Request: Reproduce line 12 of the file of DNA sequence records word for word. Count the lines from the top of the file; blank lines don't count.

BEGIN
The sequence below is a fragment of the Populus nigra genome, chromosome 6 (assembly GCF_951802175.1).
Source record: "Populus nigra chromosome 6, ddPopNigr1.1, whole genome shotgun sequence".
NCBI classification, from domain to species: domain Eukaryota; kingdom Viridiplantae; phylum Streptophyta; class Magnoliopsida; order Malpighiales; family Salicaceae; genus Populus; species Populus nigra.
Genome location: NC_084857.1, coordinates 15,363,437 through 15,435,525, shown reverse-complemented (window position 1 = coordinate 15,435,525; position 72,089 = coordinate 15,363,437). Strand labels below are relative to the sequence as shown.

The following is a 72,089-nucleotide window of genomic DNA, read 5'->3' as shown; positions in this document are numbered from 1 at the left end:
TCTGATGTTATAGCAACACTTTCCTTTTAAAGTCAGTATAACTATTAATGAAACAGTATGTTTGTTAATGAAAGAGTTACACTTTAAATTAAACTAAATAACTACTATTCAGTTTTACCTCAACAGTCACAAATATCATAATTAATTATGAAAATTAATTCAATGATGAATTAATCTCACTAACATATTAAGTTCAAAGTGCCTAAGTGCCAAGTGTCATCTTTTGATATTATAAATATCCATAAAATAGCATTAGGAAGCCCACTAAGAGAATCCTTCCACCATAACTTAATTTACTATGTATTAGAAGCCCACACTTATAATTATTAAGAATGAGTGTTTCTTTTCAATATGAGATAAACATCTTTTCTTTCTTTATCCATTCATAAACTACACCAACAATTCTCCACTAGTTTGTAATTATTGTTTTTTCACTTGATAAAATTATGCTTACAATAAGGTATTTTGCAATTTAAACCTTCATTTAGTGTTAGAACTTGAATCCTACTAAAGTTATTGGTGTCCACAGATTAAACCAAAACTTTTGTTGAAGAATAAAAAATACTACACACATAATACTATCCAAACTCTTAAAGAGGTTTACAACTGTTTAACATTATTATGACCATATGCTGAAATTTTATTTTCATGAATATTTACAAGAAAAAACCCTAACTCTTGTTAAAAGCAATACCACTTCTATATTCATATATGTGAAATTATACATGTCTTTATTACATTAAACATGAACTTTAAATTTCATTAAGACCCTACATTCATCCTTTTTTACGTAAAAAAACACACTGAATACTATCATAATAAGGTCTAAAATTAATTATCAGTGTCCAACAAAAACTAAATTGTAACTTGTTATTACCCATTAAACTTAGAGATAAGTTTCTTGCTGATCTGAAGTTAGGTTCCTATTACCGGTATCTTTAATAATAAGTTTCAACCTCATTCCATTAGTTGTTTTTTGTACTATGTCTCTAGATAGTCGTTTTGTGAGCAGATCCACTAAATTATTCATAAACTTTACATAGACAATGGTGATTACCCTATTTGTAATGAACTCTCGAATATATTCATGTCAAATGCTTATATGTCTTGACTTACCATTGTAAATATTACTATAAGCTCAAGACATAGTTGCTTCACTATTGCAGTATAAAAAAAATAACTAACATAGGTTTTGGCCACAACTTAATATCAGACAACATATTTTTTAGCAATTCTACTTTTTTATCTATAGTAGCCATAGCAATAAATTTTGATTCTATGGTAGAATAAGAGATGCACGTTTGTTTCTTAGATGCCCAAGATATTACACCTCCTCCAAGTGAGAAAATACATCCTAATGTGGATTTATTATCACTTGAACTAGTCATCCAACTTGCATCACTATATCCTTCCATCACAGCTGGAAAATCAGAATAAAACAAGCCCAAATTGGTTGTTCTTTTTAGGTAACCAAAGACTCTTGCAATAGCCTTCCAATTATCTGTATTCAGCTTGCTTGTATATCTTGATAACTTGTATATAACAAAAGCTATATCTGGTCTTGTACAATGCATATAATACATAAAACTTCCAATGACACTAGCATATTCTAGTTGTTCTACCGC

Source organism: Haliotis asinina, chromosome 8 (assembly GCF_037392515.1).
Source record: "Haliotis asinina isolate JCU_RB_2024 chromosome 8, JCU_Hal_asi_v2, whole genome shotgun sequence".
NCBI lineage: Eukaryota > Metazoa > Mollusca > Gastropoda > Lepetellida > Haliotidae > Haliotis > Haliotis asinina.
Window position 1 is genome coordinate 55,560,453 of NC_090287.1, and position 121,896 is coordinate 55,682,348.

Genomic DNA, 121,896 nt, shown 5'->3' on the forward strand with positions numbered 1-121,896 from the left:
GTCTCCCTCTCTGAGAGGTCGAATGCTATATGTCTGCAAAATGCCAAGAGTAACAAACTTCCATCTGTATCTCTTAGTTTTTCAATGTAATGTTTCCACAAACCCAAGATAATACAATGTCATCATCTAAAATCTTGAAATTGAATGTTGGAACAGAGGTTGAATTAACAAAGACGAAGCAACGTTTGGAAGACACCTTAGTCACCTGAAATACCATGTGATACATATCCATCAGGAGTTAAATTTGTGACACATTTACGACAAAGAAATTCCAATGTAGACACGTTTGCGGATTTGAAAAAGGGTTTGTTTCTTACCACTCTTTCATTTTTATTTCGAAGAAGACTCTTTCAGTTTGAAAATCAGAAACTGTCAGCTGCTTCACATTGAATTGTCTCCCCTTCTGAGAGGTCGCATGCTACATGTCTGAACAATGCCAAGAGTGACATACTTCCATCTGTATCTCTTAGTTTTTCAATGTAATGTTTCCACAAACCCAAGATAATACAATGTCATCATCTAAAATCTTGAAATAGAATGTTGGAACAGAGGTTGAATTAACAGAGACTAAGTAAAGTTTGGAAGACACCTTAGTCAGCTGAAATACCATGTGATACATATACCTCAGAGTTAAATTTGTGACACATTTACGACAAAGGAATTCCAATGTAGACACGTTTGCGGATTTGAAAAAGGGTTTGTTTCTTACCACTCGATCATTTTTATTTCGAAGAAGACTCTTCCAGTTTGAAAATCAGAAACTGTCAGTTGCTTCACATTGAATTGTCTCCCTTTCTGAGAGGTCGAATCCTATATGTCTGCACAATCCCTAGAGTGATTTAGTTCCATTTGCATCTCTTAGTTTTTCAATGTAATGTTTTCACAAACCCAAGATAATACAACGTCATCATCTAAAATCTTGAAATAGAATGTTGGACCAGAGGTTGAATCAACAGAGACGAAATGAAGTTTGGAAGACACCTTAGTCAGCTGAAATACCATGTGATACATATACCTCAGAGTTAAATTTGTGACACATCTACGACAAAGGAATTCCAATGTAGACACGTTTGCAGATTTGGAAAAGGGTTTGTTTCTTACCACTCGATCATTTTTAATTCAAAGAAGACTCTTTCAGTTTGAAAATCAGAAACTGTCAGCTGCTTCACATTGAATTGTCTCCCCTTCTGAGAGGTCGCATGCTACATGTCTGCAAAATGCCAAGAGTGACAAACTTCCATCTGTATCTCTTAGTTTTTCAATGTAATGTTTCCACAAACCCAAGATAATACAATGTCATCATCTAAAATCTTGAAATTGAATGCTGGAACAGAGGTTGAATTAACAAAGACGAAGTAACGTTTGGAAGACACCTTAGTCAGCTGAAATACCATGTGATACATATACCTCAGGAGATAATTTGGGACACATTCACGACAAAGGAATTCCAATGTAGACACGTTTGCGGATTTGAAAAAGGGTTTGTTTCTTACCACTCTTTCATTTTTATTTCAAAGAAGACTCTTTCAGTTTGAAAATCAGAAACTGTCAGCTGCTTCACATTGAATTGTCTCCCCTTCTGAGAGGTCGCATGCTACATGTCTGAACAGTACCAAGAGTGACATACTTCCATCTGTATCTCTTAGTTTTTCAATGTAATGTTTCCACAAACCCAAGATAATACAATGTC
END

GTCTCCCTCTCTGAGAGGTCGAATGCTATATGTCTGCAAAATGCCAAGAGTAACAAACTTCCATCTGTATCTCTTAGTTTTTCAATGTAATGTTTCCACAAACCCAAGATAATACAATGTCATCATCTAAAATCTTGAAATTGAATGTTGGAACAGAGGTTGAATTAACAAAGACGAAGCAACGTTTGGAAGACACCTTAGTCACCTGAAATACCATGTGATACATATCCATCAGGAGTTAAATTTGTGACACATTTACGACAAAGAAATTCCAATGTAGACACGTTTGCGGATTTGAAAAAGGGTTTGTTTCTTACCACTCTTTCATTTTTATTTCGAAGAAGACTCTTTCAGTTTGAAAATCAGAAACTGTCAGCTGCTTCACATTGAATTGTCTCCCCTTCTGAGAGGTCGCATGCTACATGTCTGAACAATGCCAAGAGTGACATACTTCCATCTGTATCTCTTAGTTTTTCAATGTAATGTTTCCACAAACCCAAGATAATACAATGTCATCATCTAAAATCTTGAAATAGAATGTTGGAACAGAGGTTGAATTAACAGAGACTAAGTAAAGTTTGGAAGACACCTTAGTCAGCTGAAATACCATGTGATACATATACCTCAGAGTTAAATTTGTGACACATTTACGACAAAGGAATTCCAATGTAGACACGTTTGCGGATTTGAAAAAGGGTTTGTTTCTTACCACTCGATCATTTTTATTTCGAAGAAGACTCTTCCAGTTTGAAAATCAGAAACTGTCAGTTGCTTCACATTGAATTGTCTCCCTTTCTGAGAGGTCGAATCCTATATGTCTGCACAATCCCTAGAGTGATTTAGTTCCATTTGCATCTCTTAGTTTTTCAATGTAATGTTTTCACAAACCCAAGATAATACAACGTCATCATCTAAAATCTTGAAATAGAATGTTGGACCAGAGGTTGAATCAACAGAGACGAAATGAAGTTTGGAAGACACCTTAGTCAGCTGAAATACCATGTGATACATATACCTCAGAGTTAAATTTGTGACACATCTACGACAAAGGAATTCCAATGTAGACACGTTTGCAGATTTGGAAAAGGGTTTGTTTCTTACCACTCGATCATTTTTAATTCAAAGAAGACTCTTTCAGTTTGAAAATCAGAAACTGTCAGCTGCTTCACATTGAATTGTCTCCCCTTCTGAGAGGTCGCATGCTACATGTCTGCAAAATGCCAAGAGTGACAAACTTCCATCTGTATCTCTTAGTTTTTCAATGTAATGTTTCCACAAACCCAAGATAATACAATGTCATCATCTAAAATCTTGAAATTGAATGCTGGAACAGAGGTTGAATTAACAAAGACGAAGTAACGTTTGGAAGACACCTTAGTCAGCTGAAATACCATGTGATACATATACCTCAGGAGATAATTTGGGACACATTCACGACAAAGGAATTCCAATGTAGACACGTTTGCGGATTTGAAAAAGGGTTTGTTTCTTACCACTCTTTCATTTTTATTTCAAAGAAGACTCTTTCAGTTTGAAAATCAGAAACTGTCAGCTGCTTCACATTGAATTGTCTCCCCTTCTGAGAGGTCGCATGCTACATGTCTGAACAGTACCAAGAGTGACATACTTCCATCTGTATCTCTTAGTTTTTCAATGTAATGTTTCCACAAACCCAAGATAATACAATGTC